, , ,

Thanks to Christina at myhesperidesgarden for inspiring me to look at the foliage in my garden. I have to admit I am a flowers kind of girl. I’ve never really been a fan of the minimalist, lots of green, gardens. I can appreciate the calming influence of green in a space and also how it provides a backdrop for flowers to show off but I just find these, so-called tasteful gardens, a bit boring. When there are so many plants and more importantly plants that produce flowers and fruits why would you restrict yourself.

It was only really when we bought our first house and I had my first garden that I realised that foliage too, could be beautiful and interesting. It seems that Autumn is the season for foliage. Leaves turning colour as the daylength shortens and the leaves stop producing chlorophyll, so that a rich palette of colours is displayed.

Acer - don't know which variety though

Then there is Arum italicum which unfurls new spear-like leaves now. It seems such a strange thing to do, as the rest of the garden slips into dormancy to withstand the worst of the winter weather, this little plant decides to poke out from the soil, with it’s intriguing marbled foliage.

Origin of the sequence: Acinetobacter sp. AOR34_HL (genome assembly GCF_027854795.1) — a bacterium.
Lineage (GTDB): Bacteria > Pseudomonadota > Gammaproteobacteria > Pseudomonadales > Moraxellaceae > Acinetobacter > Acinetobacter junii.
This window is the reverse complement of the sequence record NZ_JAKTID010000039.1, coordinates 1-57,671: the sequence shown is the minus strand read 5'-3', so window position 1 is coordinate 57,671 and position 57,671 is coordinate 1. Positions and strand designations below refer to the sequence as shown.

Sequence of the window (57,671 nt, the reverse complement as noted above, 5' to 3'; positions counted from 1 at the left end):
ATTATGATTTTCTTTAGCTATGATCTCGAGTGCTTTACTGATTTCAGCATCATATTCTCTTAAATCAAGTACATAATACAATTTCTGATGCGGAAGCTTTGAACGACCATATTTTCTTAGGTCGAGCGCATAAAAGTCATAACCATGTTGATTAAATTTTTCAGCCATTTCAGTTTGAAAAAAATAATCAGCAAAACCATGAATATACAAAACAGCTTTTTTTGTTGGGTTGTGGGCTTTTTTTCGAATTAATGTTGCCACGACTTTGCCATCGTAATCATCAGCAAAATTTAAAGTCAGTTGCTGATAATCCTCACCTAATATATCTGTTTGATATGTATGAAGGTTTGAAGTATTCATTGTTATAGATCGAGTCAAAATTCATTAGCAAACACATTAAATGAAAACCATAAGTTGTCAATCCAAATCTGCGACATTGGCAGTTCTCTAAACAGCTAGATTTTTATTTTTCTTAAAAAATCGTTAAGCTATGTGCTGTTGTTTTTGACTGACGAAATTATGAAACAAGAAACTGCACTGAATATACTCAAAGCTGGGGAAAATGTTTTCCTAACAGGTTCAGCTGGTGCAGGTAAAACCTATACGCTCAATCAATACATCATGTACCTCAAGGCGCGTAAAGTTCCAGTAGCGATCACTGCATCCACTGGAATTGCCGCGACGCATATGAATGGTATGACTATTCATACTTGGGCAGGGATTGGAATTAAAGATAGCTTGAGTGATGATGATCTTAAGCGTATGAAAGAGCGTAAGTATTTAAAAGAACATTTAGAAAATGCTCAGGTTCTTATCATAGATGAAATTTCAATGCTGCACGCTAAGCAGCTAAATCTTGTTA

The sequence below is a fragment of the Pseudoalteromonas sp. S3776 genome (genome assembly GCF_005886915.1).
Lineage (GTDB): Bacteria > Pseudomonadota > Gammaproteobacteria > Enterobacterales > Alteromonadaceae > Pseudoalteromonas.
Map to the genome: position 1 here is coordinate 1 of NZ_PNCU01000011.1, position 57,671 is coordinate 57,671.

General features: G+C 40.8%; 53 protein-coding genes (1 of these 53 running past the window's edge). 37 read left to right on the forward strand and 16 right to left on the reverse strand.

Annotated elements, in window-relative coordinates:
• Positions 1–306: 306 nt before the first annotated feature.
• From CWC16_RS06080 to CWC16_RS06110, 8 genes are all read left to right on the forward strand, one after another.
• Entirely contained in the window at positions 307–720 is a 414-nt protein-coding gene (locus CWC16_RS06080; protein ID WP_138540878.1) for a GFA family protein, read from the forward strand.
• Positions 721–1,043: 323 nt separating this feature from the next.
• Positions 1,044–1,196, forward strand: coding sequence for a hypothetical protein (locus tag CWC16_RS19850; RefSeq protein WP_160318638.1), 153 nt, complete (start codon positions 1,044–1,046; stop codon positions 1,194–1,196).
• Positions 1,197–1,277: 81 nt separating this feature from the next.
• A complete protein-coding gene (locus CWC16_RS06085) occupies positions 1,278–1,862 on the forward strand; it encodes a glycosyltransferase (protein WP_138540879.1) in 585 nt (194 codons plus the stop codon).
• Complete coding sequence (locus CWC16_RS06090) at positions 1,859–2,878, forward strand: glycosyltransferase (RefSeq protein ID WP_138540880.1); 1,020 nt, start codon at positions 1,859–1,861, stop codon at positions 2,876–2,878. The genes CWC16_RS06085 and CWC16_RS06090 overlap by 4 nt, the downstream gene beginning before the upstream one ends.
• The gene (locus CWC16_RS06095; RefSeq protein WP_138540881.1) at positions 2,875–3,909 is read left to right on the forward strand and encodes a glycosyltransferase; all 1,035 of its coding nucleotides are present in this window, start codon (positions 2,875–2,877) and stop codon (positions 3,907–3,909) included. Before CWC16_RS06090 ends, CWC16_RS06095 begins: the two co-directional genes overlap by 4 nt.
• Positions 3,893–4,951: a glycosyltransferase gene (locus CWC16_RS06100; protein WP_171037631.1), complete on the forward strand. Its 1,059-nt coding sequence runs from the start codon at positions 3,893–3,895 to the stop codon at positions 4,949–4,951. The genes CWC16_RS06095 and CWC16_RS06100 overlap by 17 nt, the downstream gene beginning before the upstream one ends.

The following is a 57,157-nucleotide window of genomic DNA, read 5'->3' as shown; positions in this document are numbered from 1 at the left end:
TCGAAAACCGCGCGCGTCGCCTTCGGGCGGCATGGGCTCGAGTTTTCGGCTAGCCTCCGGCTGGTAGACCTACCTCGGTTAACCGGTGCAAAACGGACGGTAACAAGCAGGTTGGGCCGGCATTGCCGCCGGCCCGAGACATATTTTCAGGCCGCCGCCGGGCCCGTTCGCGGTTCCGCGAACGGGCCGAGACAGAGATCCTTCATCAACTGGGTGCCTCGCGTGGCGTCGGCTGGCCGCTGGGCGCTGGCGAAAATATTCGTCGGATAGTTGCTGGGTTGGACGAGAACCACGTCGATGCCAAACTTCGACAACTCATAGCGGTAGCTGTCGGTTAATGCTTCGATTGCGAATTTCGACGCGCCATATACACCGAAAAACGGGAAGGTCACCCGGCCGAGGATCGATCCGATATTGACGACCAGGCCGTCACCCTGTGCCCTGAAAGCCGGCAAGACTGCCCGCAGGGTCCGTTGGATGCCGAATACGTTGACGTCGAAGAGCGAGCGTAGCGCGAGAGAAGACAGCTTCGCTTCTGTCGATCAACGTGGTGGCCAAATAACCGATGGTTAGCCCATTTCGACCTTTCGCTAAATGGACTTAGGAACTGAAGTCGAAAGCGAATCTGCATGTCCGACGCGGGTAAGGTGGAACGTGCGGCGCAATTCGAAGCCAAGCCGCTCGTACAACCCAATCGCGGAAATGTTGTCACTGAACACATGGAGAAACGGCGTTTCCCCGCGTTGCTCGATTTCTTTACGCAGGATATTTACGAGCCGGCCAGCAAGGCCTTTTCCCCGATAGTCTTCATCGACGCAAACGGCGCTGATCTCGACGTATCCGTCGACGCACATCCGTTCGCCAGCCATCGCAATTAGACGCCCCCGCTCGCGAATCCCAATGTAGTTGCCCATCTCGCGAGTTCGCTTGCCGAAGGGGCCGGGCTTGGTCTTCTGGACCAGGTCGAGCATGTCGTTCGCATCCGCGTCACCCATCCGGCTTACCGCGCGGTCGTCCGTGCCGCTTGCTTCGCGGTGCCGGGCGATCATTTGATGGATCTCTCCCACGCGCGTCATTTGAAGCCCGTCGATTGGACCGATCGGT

Arum italicum

I love this grass, Anemanthele lessoniana and how it’s leaves turn from green to beautiful autumnal colours as season progresses. If they move in the wind they look like the flickering flames in my woodburner.

I think fatsias are great plants. The beautiful glossy, dark green leaves and the cream ribs provide a great contrast at this time of year. If every plant in the garden was turning orange and red the eye wouldn’t be able to appreciate them, so a little green helps these plants stand out.

Then there is Parthenocissus or Virginia Creeper which has turned my fence into a smouldering mix of reds, oranges and yellows.

Virginia creeper and the glorious red fruit of my crab apple